Hunch.com, the hot startup from Flickr co-founder Caterina Fake and angel investor Chris Dixon, has redesigned to focus on recommending products such as magazines, TV shows and books to users, rather than answering questions about specific topics. Although Q&A features still exist on the site, it now emphasizes its ability to build a “taste profile” of each user based on their answers to a series of questions, which it then uses to create a recommendation page. Hunch’s new focus could put it squarely in the sights of Facebook, which is almost certainly looking at the same kind of “taste-graph”-based recommendations.
In its original incarnation, Hunch was described by Fake as a “decision making” engine, aimed at helping users answer questions such as “Should I buy a Mac or a PC?” or “Should I ask my boss for a raise?” Hunch would ask a series of related questions and then come up with an answer. It also asked some unrelated and seemingly random questions, and compared those answers with other users’ responses to help predict what a user should do. Now, Hunch is spotlighting its ability to take your answers to random questions and build a page of what it thinks are recommendations you will like.
One of the interesting things about Hunch is that it doesn’t just ask you the kinds of questions you might expect, such as your age, gender, whether you use a Mac or a PC, how you voted, etc. It also throws in some more unusual queries as well — including “What kind of french fries would you prefer to munch?” (with pictures of McDonalds, Burger King, bistro fries, etc.), as well as “Do you live in the suburbs?” and “Is it wrong to keep dolphins in captivity and teach them to do tricks? and “Do you prefer concrete or fluid tasks?”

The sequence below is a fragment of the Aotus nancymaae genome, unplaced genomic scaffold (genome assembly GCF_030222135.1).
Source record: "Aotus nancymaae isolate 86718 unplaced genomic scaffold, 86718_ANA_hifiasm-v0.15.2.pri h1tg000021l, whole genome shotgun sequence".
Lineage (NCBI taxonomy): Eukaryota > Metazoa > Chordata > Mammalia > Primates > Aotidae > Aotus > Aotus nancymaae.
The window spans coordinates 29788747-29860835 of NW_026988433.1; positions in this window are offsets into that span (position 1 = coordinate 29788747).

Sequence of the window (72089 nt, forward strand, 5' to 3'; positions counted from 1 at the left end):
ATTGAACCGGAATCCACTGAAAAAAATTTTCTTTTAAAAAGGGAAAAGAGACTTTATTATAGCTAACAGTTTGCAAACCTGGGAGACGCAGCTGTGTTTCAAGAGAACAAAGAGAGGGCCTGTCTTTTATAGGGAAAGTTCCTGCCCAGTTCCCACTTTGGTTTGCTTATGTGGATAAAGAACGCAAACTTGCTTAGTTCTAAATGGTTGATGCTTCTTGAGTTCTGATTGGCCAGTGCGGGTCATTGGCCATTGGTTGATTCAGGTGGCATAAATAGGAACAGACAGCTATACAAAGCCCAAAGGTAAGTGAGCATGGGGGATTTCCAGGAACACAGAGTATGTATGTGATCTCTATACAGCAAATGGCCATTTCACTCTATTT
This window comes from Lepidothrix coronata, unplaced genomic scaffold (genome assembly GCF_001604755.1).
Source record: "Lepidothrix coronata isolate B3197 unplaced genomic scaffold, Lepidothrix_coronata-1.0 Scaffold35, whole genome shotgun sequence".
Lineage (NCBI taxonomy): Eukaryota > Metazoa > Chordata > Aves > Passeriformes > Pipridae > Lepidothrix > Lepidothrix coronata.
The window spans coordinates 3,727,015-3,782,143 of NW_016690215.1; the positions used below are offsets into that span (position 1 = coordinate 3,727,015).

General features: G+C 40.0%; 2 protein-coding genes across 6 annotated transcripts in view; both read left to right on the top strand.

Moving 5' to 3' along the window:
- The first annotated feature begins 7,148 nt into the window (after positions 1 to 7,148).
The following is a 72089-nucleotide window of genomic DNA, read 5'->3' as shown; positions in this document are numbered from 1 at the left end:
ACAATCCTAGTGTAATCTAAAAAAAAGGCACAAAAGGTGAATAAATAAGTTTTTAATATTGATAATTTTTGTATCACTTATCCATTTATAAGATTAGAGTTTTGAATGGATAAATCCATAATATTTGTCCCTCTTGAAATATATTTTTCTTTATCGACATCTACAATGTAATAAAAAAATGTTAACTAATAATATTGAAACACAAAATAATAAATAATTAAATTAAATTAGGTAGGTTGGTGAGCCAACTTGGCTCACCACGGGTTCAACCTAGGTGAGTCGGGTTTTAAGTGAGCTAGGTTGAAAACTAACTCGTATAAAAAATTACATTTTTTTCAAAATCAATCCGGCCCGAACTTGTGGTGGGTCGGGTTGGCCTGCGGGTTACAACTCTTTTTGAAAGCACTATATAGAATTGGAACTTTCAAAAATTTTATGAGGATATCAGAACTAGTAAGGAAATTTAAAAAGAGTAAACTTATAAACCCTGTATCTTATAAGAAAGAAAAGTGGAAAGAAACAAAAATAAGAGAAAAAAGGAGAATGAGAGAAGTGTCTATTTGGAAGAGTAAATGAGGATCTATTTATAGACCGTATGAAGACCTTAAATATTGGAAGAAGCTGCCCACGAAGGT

So why the unusual questions? As a recent Wired profile of the company and its founders noted, Hunch’s algorithm has come up with some interesting behavioral correlations, including:
People who swat flies have a thing for USA Today. People who believe in alien abductions are more likely than nonbelievers to drink Pepsi. People who eat fresh fruit every day are more likely to desire Canon’s pricey EOS 7D camera. And respondents who cut their sandwiches diagonally rather than vertically are more likely to prefer men’s Ray-Ban sunglasses.
Hunch’s big challenge now is that there are lots of other much larger companies going after the recommendation-engine market. Amazon is obviously already a player in that space, with its product-based recommendations based on your behavior and those of other similar users — and the company just recently added the ability to connect your Amazon account to your Facebook account, which it then uses to make recommendations based on things you and your social network have “liked.”
This is almost certainly a market that Facebook is also likely to tackle, since its open-graph protocol now powers millions of “like” buttons and social-activity plugins around the web (Hunch co-founder Dixon was recently involved in starting an open-source alternative to Facebook’s feature called Open Like). Facebook is already using user profile data to target advertising — and it could well be planning use its new Questions feature to add intelligence to recommendations as well, just as Hunch is trying to. The startup may have the better algorithm, but Facebook has more than half a billion users providing it with taste-graph data.
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